The officials expressed concern that sufficing with “studying” the issue won’t reduce the international criticism against Israel. Some officials warned that a “critical mass” of pressure could form and that failing to launch a public and transparent investigation could create the impression that Israel had something to hide, and that Pegasus was used for illegal purposes with the knowledge and approval of the government.
However, other officials said such an investigation could complicate relations with numerous sensitive countries, such as Saudi Arabia, the UAE, Morocco and Bahrain. In their view, Israel has a vested and clear interest in cooperating with the rulers of these countries against shared threats, such as Iran and Islamic terror, and said such an investigation could embarrass some of them and directly harm diplomatic relations.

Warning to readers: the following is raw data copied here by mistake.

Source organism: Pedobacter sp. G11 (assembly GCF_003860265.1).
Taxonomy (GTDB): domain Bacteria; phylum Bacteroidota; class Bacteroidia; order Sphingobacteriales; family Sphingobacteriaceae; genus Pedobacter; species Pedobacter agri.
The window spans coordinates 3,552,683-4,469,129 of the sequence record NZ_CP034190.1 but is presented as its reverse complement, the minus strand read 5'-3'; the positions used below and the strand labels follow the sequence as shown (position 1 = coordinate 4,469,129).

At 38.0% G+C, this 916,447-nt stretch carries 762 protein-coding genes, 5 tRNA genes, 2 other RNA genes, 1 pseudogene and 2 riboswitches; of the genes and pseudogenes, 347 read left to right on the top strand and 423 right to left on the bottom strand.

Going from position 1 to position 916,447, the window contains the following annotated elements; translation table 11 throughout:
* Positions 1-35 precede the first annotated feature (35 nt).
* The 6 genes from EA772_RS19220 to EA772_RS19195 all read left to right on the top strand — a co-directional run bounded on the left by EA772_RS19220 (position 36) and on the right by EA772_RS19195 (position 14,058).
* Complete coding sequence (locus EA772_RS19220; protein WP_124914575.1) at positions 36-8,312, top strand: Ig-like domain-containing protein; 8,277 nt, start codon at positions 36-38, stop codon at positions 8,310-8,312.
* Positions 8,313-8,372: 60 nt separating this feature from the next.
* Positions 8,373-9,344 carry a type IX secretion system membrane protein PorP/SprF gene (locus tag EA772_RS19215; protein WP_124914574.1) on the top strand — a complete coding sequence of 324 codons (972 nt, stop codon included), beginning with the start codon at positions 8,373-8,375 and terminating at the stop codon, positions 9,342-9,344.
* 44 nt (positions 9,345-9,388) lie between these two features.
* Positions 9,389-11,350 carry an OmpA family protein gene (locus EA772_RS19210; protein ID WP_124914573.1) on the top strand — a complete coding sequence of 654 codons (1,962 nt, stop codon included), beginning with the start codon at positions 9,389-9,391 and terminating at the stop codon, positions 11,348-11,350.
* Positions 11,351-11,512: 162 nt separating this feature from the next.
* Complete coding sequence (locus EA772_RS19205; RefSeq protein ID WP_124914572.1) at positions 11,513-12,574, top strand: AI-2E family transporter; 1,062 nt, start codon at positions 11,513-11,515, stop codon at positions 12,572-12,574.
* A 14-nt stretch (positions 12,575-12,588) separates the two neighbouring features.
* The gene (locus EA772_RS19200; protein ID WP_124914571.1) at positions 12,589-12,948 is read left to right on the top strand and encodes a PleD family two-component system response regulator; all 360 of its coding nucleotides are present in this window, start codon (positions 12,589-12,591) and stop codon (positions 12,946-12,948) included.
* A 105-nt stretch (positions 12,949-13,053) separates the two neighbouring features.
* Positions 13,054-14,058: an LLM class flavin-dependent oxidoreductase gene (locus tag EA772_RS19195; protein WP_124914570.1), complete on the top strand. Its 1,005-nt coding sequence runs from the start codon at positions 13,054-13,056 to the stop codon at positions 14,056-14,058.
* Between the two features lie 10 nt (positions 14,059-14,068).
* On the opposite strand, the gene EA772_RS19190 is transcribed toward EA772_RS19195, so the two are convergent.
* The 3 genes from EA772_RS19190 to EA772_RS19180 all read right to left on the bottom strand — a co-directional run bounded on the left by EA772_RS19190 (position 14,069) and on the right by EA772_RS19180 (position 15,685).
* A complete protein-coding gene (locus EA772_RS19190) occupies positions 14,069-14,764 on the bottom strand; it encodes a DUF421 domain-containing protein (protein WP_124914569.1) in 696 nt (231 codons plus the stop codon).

Shalev Hulio, founder and CEO of NSO Group, responded Tuesday to the growing firestorm surrounding his company, saying he “wishes the Israeli government would launch an investigation to clear us of these false accusations.”
Hulio said the “wrong” report published on Sunday against his company was “based on incorrect premises, within the framework of a well-organized and well-timed campaign by known interested parties. The company is weighing its legal steps against the delusional claims put forth in the report.”
Speaking to 103 FM Radio, Hulio said, “The platform that we create is a platform that saves lives and prevents terrorist attacks, and that needs to be understood. NSO has no list of targets. We made some decisions that are like the NSO Group constitution, and they accompany us to this day. The first is that we only sell to governments and intelligence agencies, not to individuals or [private] organizations.
“The second decision was that we won’t sell to every government, since there are some governments that should not have such tools,” he said.